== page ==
Congress considers ban on smartphone tracking apps

The bill is aimed at makers of so-called smartphone stalking apps, which allow the location of a cellphone to be tracked in secret

By John P. Mello Jr., PC World |  Security, privacy

Legislation that would allow civil lawsuits to be filed against anyone collecting and sharing location information from an electronic device without the permission of that device's owner is close to clearing its first hurdle in Congress.

Filed by Senator Al Franken of Minnesota, the Location Privacy Protection Act is aimed at makers of so-called smartphone stalking apps, which allow the location of a cellphone to be tracked in secret.

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Action on the measure by the Senate Judiciary Committee was scheduled for Thursday, but that session has been postponed.

Franken was motivated to file the legislation after he learned about a Minnesota woman who was stalked by her abusive partner after he installed location tracking software on her mobile phone.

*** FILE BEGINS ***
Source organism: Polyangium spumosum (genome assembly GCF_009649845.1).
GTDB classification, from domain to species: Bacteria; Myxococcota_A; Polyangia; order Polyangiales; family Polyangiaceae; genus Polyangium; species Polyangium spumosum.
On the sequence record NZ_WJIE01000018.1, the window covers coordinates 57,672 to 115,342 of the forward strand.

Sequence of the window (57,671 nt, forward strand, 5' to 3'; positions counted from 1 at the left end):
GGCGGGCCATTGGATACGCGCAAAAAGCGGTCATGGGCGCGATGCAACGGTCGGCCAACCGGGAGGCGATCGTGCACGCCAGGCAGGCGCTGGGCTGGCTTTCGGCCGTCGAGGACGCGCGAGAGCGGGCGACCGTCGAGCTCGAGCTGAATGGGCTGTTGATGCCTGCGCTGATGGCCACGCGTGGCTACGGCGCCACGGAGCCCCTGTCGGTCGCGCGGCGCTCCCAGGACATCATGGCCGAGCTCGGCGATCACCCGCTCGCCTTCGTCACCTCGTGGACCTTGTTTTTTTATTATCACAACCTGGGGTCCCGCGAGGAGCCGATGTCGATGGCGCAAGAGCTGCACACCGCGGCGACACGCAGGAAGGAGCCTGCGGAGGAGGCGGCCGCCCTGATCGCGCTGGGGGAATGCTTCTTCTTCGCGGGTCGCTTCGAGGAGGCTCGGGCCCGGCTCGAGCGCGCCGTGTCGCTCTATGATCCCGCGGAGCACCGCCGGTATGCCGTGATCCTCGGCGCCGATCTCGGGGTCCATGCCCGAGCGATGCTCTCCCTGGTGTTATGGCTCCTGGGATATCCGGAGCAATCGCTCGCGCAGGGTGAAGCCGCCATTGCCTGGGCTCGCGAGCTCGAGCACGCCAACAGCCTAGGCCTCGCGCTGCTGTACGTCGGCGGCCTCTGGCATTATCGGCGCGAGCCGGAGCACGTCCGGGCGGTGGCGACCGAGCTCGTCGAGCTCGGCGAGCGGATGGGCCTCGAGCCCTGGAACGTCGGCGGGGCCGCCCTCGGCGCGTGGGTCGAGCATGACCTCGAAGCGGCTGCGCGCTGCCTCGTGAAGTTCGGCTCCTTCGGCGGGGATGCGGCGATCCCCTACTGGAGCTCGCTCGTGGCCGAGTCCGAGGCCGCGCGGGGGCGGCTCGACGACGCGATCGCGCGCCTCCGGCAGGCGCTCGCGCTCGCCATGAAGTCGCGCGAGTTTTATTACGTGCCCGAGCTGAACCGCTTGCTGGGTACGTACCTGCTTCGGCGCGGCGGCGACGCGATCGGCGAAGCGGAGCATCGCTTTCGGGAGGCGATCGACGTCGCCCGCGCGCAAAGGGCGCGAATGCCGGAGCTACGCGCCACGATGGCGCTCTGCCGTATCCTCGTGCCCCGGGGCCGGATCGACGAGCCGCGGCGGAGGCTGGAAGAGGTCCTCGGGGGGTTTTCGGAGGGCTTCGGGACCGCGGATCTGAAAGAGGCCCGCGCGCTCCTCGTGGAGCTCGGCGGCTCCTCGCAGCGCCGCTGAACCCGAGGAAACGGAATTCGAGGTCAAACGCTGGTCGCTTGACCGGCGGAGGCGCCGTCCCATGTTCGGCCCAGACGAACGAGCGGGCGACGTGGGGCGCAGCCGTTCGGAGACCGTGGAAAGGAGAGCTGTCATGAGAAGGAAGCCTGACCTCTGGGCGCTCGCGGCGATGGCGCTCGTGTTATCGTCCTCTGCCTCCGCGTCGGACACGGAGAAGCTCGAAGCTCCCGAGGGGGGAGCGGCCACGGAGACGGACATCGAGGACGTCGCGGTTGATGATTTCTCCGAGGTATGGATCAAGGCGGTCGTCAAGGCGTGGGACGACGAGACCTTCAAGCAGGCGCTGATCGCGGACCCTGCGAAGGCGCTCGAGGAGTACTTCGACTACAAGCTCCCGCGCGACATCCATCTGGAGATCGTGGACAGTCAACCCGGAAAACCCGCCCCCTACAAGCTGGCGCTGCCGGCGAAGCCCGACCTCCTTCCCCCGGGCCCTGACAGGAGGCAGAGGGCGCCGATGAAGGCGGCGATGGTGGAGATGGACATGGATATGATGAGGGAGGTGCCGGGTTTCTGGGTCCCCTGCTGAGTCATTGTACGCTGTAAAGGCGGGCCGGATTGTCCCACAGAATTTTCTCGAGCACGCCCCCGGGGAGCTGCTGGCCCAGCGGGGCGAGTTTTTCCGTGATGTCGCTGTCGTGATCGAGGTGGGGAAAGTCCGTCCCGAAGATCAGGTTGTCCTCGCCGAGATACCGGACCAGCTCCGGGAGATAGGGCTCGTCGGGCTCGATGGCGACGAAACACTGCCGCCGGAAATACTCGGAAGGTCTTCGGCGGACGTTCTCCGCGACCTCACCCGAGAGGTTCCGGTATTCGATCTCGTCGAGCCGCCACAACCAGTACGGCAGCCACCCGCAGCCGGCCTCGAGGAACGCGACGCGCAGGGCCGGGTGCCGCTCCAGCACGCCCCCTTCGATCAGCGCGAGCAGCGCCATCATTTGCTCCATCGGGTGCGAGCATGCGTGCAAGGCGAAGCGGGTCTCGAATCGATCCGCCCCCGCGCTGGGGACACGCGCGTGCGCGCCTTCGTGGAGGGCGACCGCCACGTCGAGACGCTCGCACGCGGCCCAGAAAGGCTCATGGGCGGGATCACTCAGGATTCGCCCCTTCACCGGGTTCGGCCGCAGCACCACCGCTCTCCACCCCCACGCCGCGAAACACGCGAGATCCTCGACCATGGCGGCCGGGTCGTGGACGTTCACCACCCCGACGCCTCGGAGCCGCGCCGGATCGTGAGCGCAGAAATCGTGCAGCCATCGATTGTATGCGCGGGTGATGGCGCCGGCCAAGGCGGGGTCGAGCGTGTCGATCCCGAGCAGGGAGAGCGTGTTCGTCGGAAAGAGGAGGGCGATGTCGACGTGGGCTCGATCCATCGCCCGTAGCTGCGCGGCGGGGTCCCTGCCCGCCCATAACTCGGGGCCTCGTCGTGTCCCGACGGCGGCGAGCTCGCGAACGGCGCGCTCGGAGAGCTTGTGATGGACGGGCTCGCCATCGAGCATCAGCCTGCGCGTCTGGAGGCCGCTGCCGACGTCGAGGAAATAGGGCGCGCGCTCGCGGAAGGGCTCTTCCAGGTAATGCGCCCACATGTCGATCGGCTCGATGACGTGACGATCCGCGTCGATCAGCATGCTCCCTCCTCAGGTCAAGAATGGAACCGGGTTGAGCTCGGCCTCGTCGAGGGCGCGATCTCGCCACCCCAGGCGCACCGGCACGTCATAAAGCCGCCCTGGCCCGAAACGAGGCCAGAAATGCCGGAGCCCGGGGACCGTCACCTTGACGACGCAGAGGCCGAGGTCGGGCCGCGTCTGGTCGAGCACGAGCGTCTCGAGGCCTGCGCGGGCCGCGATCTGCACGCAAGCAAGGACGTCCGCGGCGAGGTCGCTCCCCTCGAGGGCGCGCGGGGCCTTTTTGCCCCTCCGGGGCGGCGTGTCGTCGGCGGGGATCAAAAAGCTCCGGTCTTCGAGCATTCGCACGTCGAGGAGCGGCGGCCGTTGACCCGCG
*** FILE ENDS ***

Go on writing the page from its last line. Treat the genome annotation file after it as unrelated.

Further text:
As the woman consulted with an advocate in a county courthouse, the abuser sent harassing text messages to her phone.

Franken's legislation amends the federal criminal code to bar any nongovernmental individual or entity engaged in the business of offering or providing a service to electronic communications devices from knowingly collecting, obtaining or disclosing to a nongovernmental individual or entity geolocation information from an electronic communications device without the express authorization of the individual using the device.

It also requires the maker of an app collecting location information to notify the user of an electronic device that the app is running on the device within seven days of its installation.


Originally published on PC World |  Click here to read the original story.
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